Location: 2022 Blake Street (near Shattuck)
Copwatch: Community Based Police Accountability
Through a combination of class presentations by leading activists in the “Alternative Justice Movement”, and direct field monitoring of police on duty, students will experience first hand the complex issues faced by residents caught between high crime in their neighborhoods and the dangers that racial profiling, civil and human rights abuses bring to the community. Students will
be trained in basic criminal procedure, power analysis, and techniques for observing police activity. In addition, students will examine the history and origins of police, resistance movements, and community based alternatives to the justice system as we know it.
Student Learning Outcomes:
By the end of this semester, students will:
• Know and be able to assert their rights when stopped by police
• Be able to identify constitutional police practices and procedures
• Be able to document police misconduct and know how to evaluate a potential
case for civil rights violations
• Be able to interact with civil authorities in pursuit of individual
complaints, public records act requests, class action lawsuits
• Analyze the causes of police misconduct and recommend possible solutions
Students will be required to attend weekly lectures, go out on regular Copwatch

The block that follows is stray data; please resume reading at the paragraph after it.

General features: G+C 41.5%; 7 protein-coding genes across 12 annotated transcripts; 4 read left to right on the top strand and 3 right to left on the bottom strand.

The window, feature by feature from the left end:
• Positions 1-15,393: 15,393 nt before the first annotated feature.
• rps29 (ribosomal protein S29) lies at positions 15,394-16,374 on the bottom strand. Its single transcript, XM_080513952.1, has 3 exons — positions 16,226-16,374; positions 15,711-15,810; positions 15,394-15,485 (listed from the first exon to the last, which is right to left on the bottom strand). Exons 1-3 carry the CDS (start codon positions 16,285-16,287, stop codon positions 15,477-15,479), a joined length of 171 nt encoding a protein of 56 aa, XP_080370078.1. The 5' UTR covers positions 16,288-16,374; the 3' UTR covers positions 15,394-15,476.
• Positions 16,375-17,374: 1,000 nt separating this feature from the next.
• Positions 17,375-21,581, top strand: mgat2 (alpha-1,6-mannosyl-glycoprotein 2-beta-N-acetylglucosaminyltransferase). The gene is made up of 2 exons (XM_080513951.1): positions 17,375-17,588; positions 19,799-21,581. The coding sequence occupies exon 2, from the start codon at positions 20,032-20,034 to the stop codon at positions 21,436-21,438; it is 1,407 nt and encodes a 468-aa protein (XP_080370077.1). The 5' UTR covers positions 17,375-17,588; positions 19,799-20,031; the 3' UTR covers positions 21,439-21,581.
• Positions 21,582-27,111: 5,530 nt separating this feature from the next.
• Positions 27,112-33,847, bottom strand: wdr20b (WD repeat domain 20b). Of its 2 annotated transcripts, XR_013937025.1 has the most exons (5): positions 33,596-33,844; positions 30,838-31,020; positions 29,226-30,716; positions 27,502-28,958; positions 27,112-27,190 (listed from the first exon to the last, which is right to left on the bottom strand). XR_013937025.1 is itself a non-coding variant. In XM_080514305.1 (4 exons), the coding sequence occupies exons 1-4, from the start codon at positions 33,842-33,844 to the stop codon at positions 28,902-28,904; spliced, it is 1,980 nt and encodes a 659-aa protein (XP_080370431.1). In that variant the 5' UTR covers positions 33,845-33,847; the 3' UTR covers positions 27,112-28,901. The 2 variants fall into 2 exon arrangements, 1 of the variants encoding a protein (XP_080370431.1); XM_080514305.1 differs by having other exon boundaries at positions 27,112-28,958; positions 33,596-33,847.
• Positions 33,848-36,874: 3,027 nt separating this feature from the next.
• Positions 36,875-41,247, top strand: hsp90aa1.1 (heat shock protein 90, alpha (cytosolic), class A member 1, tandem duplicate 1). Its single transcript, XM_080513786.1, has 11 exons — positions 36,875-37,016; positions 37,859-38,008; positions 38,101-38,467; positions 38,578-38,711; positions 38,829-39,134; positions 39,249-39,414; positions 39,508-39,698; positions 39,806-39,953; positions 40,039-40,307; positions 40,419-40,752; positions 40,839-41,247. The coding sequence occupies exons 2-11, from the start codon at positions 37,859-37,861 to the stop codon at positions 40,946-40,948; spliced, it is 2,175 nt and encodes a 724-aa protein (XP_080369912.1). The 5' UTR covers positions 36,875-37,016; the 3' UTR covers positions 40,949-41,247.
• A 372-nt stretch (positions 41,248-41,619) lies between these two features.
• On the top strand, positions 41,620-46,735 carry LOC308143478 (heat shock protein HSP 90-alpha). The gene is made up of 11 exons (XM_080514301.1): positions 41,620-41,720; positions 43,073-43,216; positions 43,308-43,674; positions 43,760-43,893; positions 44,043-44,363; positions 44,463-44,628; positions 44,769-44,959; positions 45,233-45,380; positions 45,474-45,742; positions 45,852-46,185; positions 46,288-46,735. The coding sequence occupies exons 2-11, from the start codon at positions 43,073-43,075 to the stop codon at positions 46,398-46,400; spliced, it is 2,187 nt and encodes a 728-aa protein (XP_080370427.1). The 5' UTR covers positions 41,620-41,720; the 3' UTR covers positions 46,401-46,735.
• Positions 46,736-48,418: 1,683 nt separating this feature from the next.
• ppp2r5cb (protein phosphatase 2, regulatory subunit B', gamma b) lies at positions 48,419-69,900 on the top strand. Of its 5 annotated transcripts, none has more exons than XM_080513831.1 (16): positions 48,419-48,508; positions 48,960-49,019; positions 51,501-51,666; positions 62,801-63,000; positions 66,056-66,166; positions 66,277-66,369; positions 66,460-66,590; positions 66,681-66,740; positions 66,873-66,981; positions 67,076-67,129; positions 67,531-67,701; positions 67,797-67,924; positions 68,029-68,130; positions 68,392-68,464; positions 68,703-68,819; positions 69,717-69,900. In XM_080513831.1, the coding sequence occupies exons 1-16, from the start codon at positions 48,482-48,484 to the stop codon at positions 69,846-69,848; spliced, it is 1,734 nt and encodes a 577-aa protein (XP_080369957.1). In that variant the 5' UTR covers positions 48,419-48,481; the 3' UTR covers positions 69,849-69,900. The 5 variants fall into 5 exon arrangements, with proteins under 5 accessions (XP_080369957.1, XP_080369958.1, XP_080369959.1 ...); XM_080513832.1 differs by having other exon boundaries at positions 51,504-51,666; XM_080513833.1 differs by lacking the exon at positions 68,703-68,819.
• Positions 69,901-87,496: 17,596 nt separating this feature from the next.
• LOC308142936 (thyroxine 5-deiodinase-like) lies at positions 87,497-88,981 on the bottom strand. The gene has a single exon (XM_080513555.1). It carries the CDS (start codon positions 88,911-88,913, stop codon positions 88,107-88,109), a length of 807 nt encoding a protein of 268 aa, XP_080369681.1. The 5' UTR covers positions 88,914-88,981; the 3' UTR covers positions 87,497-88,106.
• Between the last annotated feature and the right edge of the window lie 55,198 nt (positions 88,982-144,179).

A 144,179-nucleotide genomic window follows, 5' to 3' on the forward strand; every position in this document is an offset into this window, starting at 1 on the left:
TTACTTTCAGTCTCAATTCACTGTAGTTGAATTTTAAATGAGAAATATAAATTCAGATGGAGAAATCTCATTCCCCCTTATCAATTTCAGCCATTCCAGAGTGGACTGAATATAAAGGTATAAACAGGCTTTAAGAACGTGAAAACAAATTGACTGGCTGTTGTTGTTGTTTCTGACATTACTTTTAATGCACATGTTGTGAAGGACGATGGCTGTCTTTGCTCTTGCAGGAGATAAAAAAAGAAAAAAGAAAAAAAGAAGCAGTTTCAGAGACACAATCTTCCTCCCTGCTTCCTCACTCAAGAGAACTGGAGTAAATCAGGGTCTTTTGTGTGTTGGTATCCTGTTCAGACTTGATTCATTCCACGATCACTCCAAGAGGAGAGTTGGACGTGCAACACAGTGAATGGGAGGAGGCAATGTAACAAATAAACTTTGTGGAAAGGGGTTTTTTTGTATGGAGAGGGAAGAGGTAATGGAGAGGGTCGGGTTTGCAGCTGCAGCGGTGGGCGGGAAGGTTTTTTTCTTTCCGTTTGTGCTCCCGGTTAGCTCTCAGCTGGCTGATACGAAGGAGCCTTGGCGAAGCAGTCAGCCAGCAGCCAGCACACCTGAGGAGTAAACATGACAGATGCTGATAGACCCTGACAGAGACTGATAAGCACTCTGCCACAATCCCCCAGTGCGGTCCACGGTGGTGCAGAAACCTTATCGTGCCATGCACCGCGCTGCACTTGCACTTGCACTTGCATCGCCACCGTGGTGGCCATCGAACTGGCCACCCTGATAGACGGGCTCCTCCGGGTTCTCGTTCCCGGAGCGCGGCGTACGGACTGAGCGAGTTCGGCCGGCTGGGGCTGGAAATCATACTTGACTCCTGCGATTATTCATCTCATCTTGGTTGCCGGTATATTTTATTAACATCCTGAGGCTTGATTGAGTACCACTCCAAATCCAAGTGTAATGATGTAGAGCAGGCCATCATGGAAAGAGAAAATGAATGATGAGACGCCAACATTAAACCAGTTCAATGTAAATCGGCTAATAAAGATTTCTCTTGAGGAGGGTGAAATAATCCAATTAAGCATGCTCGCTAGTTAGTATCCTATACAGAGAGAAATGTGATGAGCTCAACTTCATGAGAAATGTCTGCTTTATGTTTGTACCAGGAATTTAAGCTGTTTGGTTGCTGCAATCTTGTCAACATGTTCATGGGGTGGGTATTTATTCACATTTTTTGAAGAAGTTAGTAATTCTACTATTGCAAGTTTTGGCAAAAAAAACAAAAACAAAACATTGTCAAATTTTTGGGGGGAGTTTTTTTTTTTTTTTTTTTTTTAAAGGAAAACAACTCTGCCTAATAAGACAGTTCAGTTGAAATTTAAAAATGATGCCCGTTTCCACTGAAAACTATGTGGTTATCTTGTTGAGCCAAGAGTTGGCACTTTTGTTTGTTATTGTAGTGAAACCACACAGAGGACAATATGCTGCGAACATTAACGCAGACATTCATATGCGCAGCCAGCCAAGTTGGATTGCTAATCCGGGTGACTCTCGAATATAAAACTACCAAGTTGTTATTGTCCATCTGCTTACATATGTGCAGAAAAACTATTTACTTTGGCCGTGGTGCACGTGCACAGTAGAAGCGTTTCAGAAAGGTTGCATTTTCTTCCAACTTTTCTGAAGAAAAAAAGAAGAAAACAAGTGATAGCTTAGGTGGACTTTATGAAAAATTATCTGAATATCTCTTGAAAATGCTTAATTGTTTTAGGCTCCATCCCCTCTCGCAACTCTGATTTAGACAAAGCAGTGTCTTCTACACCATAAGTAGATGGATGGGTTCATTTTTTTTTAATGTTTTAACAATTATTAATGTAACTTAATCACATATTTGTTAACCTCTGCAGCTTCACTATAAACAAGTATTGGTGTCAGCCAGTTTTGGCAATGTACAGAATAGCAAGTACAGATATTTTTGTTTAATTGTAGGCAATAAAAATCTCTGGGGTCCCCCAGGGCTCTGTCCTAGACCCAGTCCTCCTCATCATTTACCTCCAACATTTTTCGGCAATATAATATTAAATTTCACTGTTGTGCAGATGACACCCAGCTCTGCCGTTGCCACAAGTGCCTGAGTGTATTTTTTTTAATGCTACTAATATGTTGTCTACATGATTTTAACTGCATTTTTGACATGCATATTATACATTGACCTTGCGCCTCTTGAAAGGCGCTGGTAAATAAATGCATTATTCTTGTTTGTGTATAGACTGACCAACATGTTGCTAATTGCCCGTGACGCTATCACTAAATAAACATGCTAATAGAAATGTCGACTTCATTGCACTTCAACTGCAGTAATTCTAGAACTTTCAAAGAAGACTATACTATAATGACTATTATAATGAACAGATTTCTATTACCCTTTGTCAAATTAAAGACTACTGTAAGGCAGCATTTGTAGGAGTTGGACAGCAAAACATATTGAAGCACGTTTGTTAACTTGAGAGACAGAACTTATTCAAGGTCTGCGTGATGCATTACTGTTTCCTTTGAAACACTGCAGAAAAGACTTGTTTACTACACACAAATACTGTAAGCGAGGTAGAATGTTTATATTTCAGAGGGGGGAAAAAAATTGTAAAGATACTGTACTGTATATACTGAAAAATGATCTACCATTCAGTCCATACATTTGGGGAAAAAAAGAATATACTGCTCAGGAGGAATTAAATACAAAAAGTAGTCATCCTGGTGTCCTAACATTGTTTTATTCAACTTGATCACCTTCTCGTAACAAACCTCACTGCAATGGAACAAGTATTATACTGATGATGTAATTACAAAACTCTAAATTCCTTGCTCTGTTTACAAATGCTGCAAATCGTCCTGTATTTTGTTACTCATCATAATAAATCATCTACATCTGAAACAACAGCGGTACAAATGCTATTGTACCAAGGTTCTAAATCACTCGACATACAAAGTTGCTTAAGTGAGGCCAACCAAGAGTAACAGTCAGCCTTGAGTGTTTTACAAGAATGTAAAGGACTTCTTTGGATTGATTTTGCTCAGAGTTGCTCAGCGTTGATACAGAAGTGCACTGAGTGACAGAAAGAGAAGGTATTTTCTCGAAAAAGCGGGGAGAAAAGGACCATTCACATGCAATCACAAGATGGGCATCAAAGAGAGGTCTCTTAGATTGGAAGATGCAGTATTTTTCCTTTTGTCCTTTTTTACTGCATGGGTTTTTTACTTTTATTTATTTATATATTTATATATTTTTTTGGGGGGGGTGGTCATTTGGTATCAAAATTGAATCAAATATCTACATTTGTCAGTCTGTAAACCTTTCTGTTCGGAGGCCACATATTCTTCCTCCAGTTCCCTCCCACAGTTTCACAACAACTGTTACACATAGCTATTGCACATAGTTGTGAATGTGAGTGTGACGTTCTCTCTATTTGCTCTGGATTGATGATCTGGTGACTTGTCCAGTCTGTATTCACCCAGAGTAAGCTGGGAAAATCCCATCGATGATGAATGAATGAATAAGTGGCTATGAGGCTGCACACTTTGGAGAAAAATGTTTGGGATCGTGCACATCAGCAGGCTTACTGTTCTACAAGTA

patrols and provide written responses to writings provided by the facilitators.
8/30 Semester starts
9/6 Labor Day (UC closed)
9/13 First Day of Class: Logistics of class/ intro / get to know you
9/20 Know Your Rights Training (Legal)
9/27 Know Your Rights Training (techniques)
10/4 Gang Injunctions: A Case Study in Community-Police Relations
10/18 Oscar Grant and the challenges of community organizing
10/25 Origins and Role of the Police
11/1 History of Resistance to the Police (Brown berets/Black Panther/Civilian)
11/15 UCPD : A History and Current Issues
11/22 Post 9-11 /Borders and Immigration
11/29 Prison Industrial Complex: Alternatives to Incarceration
12/6 Abolition and Alternatives: Towards a Better Justice. Evaluation of
class. Presentation of proposals for justice. Turn in research papers.
Lockdown America: Police and Prisons in the Age of Crisis by Christian Parenti (1999).
The Iron Fist and The Velvet Glove: An Analysis of the U.S. Police Force by Institute for the Study of Labor and Economic Crisis (1973).
Police Brutality: An Anthology by Jill Nelson (2001).
Governing Through Crime by Jonathan Simon (2007).
Abolition Now! Ten Years of Strategy and Struggle Against the Prison Industrial
Complex: Contributors Include: Incite! Women of Color Against Violence, David
Gilbert, Martha Escobar, Liz Samuels and David Stein, Dylan Rodríguez, and
Eddy Zheng (2008).